As to the question of whether the statute applies to the government, the panel’s judges later reasoned: “To suggest that government attorneys performing prosecutorial functions are beyond scrutiny because of who they represent is anomalous because it merges attorney and client. . . . Merely because the government cannot be prosecuted if its agents violate a rule does not mean that the rule may be disregarded; to the contrary, the rule may be enforced by means other than prosecution, here by exclusion of evidence.”2
We think that in the hierarchy of “life, liberty, and property,” liberty clearly comes before property—and if Patrick Henry is the model, before life, as well. Yet, surely, no one would regard a witness whose testimony was obtained by bribery—property in exchange for “evidence”—as credible, and no judge aware of the bribe would allow the “witness” to testify in his courtroom. Yet uncounted thousands of prosecution witnesses are bribed by an offer of liberty—no charges, reduced charges, or less time under lock and key. Such witnesses are said to “turn state’s evidence,” and, indeed, the evidence is turned—from credible to inescapably tainted. There are few men who would not commit perjury to escape prison time, and to allow testimony against a defendant to be received in evidence when the alternative is the terrifying prospect of incarceration is simply unconscionable. It is, simply put, state bribery and subornation of perjury. No principle is more self-evident than that nothing can be believed of a witness with a gun to his head. Thus we no longer exact “confessions” from defendants by force or threat of force. To do so from his alleged accomplices is not much more credible—or honorable.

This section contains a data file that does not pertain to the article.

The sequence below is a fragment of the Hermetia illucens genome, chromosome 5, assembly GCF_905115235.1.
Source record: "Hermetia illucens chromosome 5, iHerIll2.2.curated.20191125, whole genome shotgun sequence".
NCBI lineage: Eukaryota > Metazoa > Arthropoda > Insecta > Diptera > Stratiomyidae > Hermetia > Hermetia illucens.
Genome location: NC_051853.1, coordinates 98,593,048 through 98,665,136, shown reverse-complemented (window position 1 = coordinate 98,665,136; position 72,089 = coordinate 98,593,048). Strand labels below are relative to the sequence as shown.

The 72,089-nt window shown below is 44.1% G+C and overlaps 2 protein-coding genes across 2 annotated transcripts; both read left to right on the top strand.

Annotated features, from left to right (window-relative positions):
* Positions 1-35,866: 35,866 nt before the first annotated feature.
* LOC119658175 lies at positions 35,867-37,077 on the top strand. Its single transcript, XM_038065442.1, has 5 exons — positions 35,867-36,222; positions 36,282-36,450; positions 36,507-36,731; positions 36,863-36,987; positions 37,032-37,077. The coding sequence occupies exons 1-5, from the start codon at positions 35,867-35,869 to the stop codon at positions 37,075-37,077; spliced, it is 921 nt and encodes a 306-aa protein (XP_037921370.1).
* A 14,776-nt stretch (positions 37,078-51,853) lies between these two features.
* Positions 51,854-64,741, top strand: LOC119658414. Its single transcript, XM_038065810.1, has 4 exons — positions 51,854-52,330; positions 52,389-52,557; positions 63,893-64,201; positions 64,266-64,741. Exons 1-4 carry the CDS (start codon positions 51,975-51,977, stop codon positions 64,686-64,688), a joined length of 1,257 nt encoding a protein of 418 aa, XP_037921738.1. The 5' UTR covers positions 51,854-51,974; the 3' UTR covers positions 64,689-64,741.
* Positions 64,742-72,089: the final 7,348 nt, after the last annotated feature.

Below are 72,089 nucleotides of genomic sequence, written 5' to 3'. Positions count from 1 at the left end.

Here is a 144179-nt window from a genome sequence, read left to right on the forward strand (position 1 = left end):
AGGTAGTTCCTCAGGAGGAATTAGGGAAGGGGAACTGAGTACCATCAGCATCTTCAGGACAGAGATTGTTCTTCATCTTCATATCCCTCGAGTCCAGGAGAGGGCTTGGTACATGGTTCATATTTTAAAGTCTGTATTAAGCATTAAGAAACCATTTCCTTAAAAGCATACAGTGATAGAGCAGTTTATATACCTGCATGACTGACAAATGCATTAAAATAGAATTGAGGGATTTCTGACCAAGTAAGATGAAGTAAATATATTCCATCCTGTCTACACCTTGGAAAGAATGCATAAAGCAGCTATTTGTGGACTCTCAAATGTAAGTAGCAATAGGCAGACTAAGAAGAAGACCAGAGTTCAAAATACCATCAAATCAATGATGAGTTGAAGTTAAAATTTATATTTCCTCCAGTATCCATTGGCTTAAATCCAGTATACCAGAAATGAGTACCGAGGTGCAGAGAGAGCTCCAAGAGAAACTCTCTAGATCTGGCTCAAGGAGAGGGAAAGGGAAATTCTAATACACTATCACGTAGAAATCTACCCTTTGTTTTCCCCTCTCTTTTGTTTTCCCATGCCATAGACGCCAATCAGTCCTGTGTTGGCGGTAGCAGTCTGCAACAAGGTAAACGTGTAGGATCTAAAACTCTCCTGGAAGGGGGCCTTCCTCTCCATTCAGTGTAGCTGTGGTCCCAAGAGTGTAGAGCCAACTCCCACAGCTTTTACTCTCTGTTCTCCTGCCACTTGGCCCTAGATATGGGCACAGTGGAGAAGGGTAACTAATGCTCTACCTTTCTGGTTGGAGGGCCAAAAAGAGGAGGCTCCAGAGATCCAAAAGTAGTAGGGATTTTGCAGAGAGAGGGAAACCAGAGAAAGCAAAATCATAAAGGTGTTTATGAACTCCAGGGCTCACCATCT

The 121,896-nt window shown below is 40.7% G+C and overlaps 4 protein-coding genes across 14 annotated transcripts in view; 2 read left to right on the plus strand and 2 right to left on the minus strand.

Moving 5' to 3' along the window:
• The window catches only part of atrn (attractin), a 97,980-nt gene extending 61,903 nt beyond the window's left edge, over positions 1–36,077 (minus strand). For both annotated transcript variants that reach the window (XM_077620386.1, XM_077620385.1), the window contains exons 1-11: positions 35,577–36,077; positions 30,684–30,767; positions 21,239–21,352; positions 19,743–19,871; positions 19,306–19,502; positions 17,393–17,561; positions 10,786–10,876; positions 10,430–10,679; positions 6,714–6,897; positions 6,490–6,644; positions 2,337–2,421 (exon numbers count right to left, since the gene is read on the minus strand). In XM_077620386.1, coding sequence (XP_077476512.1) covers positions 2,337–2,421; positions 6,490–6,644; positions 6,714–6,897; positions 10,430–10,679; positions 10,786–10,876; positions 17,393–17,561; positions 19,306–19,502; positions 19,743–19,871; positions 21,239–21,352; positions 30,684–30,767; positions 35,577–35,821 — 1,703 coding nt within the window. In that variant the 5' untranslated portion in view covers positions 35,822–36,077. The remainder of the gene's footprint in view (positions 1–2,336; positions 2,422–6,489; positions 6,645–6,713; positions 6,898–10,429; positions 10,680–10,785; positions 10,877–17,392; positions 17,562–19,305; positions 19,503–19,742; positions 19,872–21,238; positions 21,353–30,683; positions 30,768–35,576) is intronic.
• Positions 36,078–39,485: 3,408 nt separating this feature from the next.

The panel also spoke to this issue, although in terms more muted than we just have:
If justice is perverted when a criminal defendant seeks to buy testimony from a witness, it is no less perverted when the government does so. Because § 201(c)(2) addresses what Congress perceived to be a wrong, and operates to prevent fraud on the federal courts in the form of inherently unreliable testimony, its proscription must apply to the government.
Alas, the decision, correct legally and morally, was not to stand. Nine days later, the entire U.S. Court of Appeals for the Tenth Circuit acting on its own motion voted to vacate the panel’s decision and to rehear the case en banc. Although all three judges on the original panel dissented, every other circuit judge voted with the majority to allow this offensive evidence-buying practice. They did this so quickly that the Federal Reporter, a compendium of appellate court decisions published quasi-privately by the West Publishing Company, contains no record of the panel’s original decision. The vacated decision is also gone from the Lexis and Westlaw legal databases, which are also only quasi-private; this, even though the first word on top of the original panel decision is “PUBLISH.” To find this decision, one has to go to completely private legal resources such as findlaw.com on the Internet.3 There truth lies buried from sight.
Contributing Editor Joseph Fulda is the author of Eight Steps towards Libertarianism (Free Enterprise Press). Copyright Joseph S. Fulda 2002